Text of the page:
According to Catholic dogma, there are two inherent, eternal, and substantial processes in God: one by which the second divine person originates from the first as the Son from the Father, which therefore bears the name generation, begetting, birth (generatio), and one by which the Holy Spirit proceeds from the Father and the Son as from one principle, which we call spiration (spiratio).
A procession (processio, ἐκπόρευσις) generally refers to a process that starts from one reality and ends at another, with the content being the real existence of the endpoint originating from the starting point. Since God is simple, in God there can only be immanent processions: the starting and endpoint of the procession cannot exceed the boundaries of the divine reality, but remains entirely within the Godhead. And since the Godhead itself cannot be divided in its essence, the resulting reality can only encompass the entire, undivided divine reality; in other words, divine procession can only be substantial, that is, the resulting reality can only be God. Finally, since God is pure actuality (actus purus), processions in God cannot represent transitions from potentiality to actuality; that is, they are eternal. Therefore, the originator cannot exert a creative, constitutive, or causative activity in relation to the originated; hence, the originating persons cannot be called the cause of the originated but only their principle (principium); the principle is a more general concept than cause and does not necessarily express a causal relationship; for example, the point is the principle of the line, but not its cause.
In the Prologue to the Epistle to the Hebrews (1:5), the divinity of Christ is proclaimed, referring to these words of the second psalm: "You are my Son, today I have begotten you." Christ says that the Holy Spirit proceeds from the Father (Jn 15:26). Based on such biblical revelations, theology talks about the Trinitarian origins or derivations (processiones trinitariae), and about two forms of origins. Theologians refer to the origin of the Son as generation or birth (generatio), and that of the Holy Spirit as simple origin or derivation (processio simpliciter).
Since each person of the Trinity is God, and God has existed eternally, it is utterly impossible for any divine person to precede the others in time; and since the persons share a single nature, no hierarchical difference can arise among them. Therefore, the Trinitarian origins merely signify logical succession, that is, the logical rationale (ratio) and principle basis (principium) of one person are different from those of another. The Father is a Father by constantly transmitting his essence to the Son from eternity, and the Son is a Son by eternally accepting this essence, in which the essence of the Father is eternally reflected. This acceptance, this becoming of the person in reflection, is what we call sonship or birth. The divine essence is the same in all three persons, but the "mode of existence" of this essence is quite different in the Father, who eternally imbues it into the Son, and in the Son, who eternally accepts it, and in the Holy Spirit, to whom the Father and the Son also eternally transmit it, and who accepts it from them.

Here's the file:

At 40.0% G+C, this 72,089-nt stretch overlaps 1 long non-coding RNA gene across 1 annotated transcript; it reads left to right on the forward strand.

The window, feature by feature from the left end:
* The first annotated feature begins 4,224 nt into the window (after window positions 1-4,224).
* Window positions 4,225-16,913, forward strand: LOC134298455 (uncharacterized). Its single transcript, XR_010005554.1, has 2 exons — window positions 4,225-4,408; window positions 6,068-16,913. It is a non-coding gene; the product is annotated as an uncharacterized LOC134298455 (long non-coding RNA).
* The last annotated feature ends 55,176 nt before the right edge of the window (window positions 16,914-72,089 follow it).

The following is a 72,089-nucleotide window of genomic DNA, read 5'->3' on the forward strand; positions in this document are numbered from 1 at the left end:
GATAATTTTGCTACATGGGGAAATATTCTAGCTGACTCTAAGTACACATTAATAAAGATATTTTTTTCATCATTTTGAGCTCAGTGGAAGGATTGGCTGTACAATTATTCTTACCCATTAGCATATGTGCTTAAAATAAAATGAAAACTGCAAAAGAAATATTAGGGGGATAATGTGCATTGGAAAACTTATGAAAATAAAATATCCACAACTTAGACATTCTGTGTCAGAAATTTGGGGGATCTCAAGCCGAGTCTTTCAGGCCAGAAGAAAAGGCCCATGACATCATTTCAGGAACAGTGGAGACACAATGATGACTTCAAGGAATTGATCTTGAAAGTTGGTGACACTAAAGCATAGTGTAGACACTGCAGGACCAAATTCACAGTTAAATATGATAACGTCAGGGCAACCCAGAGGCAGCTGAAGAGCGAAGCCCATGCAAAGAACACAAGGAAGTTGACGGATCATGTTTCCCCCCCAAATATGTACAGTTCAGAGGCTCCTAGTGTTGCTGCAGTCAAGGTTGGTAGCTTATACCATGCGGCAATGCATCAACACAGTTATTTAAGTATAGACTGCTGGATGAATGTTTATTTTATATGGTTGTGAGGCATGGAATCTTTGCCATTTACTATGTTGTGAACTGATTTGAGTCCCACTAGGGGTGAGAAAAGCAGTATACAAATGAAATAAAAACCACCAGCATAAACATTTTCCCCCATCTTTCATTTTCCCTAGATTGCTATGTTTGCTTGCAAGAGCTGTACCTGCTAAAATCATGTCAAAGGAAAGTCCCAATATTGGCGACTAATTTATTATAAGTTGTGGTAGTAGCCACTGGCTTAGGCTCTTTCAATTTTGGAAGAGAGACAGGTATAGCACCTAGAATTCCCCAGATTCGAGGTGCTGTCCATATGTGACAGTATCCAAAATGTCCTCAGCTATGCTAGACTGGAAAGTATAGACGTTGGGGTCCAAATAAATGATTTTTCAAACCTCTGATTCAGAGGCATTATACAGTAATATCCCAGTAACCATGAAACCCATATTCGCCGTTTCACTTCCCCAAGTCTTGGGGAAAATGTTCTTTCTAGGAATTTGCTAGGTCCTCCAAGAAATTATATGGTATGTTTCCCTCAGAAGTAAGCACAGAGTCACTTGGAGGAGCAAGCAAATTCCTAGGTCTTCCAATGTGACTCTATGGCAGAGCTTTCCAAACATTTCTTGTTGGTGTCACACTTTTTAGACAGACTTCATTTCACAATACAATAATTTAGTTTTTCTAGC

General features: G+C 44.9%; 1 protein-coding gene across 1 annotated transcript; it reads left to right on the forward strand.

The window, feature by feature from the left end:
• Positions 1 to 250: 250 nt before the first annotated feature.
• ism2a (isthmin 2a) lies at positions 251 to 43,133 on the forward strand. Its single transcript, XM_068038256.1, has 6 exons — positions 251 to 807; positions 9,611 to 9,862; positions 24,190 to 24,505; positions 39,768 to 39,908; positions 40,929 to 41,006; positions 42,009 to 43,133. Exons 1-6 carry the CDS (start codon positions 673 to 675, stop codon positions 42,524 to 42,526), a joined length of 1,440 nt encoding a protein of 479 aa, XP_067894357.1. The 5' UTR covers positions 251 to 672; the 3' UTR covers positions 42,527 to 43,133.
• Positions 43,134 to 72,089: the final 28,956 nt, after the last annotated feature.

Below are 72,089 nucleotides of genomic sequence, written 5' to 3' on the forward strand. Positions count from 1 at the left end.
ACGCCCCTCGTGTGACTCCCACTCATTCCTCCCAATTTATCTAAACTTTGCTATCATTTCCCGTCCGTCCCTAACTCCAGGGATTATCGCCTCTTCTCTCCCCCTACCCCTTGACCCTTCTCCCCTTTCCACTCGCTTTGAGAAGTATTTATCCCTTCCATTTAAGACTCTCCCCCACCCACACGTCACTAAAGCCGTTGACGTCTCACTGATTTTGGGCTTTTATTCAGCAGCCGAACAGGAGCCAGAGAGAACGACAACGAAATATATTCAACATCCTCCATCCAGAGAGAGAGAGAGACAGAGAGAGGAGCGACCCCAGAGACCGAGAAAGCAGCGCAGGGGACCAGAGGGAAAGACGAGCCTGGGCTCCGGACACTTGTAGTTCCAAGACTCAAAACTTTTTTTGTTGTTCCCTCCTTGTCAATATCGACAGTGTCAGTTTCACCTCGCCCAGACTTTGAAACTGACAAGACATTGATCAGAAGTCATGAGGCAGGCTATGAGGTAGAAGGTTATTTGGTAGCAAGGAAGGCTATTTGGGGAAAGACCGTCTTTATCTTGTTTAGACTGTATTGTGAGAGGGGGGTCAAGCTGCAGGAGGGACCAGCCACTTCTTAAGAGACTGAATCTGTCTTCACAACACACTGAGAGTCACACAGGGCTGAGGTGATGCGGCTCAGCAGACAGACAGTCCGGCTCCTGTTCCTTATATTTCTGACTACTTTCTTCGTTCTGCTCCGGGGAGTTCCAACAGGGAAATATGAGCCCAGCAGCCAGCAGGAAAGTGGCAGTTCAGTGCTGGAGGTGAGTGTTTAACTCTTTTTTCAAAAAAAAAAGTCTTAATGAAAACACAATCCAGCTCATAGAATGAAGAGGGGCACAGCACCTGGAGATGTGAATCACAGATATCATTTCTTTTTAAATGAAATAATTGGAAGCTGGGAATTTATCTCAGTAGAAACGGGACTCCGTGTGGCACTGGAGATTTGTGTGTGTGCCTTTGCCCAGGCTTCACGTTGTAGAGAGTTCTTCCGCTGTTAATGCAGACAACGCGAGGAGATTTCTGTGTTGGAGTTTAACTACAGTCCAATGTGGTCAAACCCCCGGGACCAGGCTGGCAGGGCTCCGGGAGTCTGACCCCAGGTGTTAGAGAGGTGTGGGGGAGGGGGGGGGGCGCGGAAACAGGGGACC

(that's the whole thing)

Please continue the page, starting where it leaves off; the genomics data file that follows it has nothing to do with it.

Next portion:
The earliest church fathers tried to illustrate the birth of the Son with analogies. Just as the rays of the sun constantly emanate from the sun as long as it exists, and just as water constantly trickles from an inexhaustible spring as long as the spring exists; the Son is similarly constantly born from the Father, indeed eternally, since the Father exists eternally. The "today" in the second Psalm refers to God's "eternal present," as there is no past and future, yesterday and tomorrow, for Him - as the dogma about God's eternity teaches. The Trinitarian origins are eternal origins. The church fathers' analogies are only partly accurate, and can be critiqued from multiple perspectives. For instance, the sun is the physical cause of the rays, the spring is of the brook, but physical causality must be excluded from God: God is not a cause of Himself (causa sui), but the spiritual rationale of His being (ratio sui), which means that the rationale of His existence is not to be found outside Him, but within Him. Nor are the aforementioned analogies good because the spring's water would be more if it didn't flow out as a brook, but the divine essence cannot lose anything in the Trinitarian origins, neither with the birth of the Son, nor with the origin of the Holy Spirit; since God is absolutely unchanging and indivisible. Due to the same unchangeability, neither the Son can gain anything extra by being born, nor the Holy Spirit by originating. The birth of the Son and the origin of the Holy Spirit - as stated above - may only create a different mode of existence for the same divine essence, but by no means a change. Because of this identity of essence, classical Trinitarianism calls the Trinitarian origins substantial origins (processiones substantiales). The latter also means that not only the originator but also the originated is God, as these origins are the various forms of existence of the common divine essence (substantia).
According to Augustine, since God is spirit, we should look for analogies in the realm of spiritual processes when we want to study God's inner life.